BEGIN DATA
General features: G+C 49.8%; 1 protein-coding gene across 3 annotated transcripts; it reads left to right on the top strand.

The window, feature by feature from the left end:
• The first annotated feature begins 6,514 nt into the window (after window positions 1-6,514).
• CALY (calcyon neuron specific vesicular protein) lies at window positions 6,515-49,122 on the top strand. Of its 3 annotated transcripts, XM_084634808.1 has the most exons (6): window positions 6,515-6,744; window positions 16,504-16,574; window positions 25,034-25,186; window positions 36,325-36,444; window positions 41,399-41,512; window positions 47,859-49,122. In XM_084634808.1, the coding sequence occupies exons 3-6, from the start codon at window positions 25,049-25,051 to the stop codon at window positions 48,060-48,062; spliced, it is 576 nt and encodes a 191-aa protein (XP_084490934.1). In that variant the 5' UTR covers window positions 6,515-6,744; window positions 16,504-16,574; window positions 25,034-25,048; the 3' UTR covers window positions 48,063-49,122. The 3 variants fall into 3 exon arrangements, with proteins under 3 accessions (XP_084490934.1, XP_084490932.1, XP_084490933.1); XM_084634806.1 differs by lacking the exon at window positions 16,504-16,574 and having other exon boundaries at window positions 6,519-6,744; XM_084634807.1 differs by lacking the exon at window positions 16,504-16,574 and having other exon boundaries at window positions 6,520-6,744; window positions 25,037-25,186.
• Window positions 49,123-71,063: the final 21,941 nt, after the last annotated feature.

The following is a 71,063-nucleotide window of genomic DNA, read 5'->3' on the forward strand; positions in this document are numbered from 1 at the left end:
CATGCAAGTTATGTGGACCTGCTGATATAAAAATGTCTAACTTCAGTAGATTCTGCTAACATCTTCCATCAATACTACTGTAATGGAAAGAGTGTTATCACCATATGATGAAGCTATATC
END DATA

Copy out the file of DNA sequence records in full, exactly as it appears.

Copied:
General features: G+C 49.8%; 1 protein-coding gene across 3 annotated transcripts; it reads left to right on the top strand.

The window, feature by feature from the left end:
• The first annotated feature begins 6,514 nt into the window (after window positions 1-6,514).
• CALY (calcyon neuron specific vesicular protein) lies at window positions 6,515-49,122 on the top strand. Of its 3 annotated transcripts, XM_084634808.1 has the most exons (6): window positions 6,515-6,744; window positions 16,504-16,574; window positions 25,034-25,186; window positions 36,325-36,444; window positions 41,399-41,512; window positions 47,859-49,122. In XM_084634808.1, the coding sequence occupies exons 3-6, from the start codon at window positions 25,049-25,051 to the stop codon at window positions 48,060-48,062; spliced, it is 576 nt and encodes a 191-aa protein (XP_084490934.1). In that variant the 5' UTR covers window positions 6,515-6,744; window positions 16,504-16,574; window positions 25,034-25,048; the 3' UTR covers window positions 48,063-49,122. The 3 variants fall into 3 exon arrangements, with proteins under 3 accessions (XP_084490934.1, XP_084490932.1, XP_084490933.1); XM_084634806.1 differs by lacking the exon at window positions 16,504-16,574 and having other exon boundaries at window positions 6,519-6,744; XM_084634807.1 differs by lacking the exon at window positions 16,504-16,574 and having other exon boundaries at window positions 6,520-6,744; window positions 25,037-25,186.
• Window positions 49,123-71,063: the final 21,941 nt, after the last annotated feature.

The following is a 71,063-nucleotide window of genomic DNA, read 5'->3' on the forward strand; positions in this document are numbered from 1 at the left end:
CATGCAAGTTATGTGGACCTGCTGATATAAAAATGTCTAACTTCAGTAGATTCTGCTAACATCTTCCATCAATACTACTGTAATGGAAAGAGTGTTATCACCATATGATGAAGCTATATC